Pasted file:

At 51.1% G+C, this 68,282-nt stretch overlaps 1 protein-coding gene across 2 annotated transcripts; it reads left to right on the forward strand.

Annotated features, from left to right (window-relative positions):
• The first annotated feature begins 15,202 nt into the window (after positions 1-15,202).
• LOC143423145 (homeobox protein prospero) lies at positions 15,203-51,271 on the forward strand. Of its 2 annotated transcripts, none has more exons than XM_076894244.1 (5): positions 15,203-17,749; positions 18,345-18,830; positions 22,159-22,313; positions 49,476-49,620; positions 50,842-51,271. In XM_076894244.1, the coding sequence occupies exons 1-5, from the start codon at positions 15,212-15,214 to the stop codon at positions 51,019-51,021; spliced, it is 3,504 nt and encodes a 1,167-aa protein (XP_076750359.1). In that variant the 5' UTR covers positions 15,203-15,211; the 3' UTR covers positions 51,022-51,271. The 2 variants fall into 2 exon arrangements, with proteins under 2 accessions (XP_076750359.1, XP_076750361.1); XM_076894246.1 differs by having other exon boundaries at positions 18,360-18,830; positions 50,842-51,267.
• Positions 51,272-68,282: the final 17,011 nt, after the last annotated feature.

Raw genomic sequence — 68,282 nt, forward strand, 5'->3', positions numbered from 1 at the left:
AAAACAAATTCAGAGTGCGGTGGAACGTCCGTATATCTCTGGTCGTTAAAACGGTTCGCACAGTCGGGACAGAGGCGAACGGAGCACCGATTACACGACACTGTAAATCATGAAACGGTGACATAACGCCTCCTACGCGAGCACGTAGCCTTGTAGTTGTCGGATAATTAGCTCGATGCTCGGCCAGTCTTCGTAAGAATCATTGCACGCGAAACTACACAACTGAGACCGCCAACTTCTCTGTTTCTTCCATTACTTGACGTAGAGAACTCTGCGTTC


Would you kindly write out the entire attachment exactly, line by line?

At 51.1% G+C, this 68,282-nt stretch overlaps 1 protein-coding gene across 2 annotated transcripts; it reads left to right on the forward strand.

Annotated features, from left to right (window-relative positions):
• The first annotated feature begins 15,202 nt into the window (after positions 1-15,202).
• LOC143423145 (homeobox protein prospero) lies at positions 15,203-51,271 on the forward strand. Of its 2 annotated transcripts, none has more exons than XM_076894244.1 (5): positions 15,203-17,749; positions 18,345-18,830; positions 22,159-22,313; positions 49,476-49,620; positions 50,842-51,271. In XM_076894244.1, the coding sequence occupies exons 1-5, from the start codon at positions 15,212-15,214 to the stop codon at positions 51,019-51,021; spliced, it is 3,504 nt and encodes a 1,167-aa protein (XP_076750359.1). In that variant the 5' UTR covers positions 15,203-15,211; the 3' UTR covers positions 51,022-51,271. The 2 variants fall into 2 exon arrangements, with proteins under 2 accessions (XP_076750359.1, XP_076750361.1); XM_076894246.1 differs by having other exon boundaries at positions 18,360-18,830; positions 50,842-51,267.
• Positions 51,272-68,282: the final 17,011 nt, after the last annotated feature.

Raw genomic sequence — 68,282 nt, forward strand, 5'->3', positions numbered from 1 at the left:
AAAACAAATTCAGAGTGCGGTGGAACGTCCGTATATCTCTGGTCGTTAAAACGGTTCGCACAGTCGGGACAGAGGCGAACGGAGCACCGATTACACGACACTGTAAATCATGAAACGGTGACATAACGCCTCCTACGCGAGCACGTAGCCTTGTAGTTGTCGGATAATTAGCTCGATGCTCGGCCAGTCTTCGTAAGAATCATTGCACGCGAAACTACACAACTGAGACCGCCAACTTCTCTGTTTCTTCCATTACTTGACGTAGAGAACTCTGCGTTC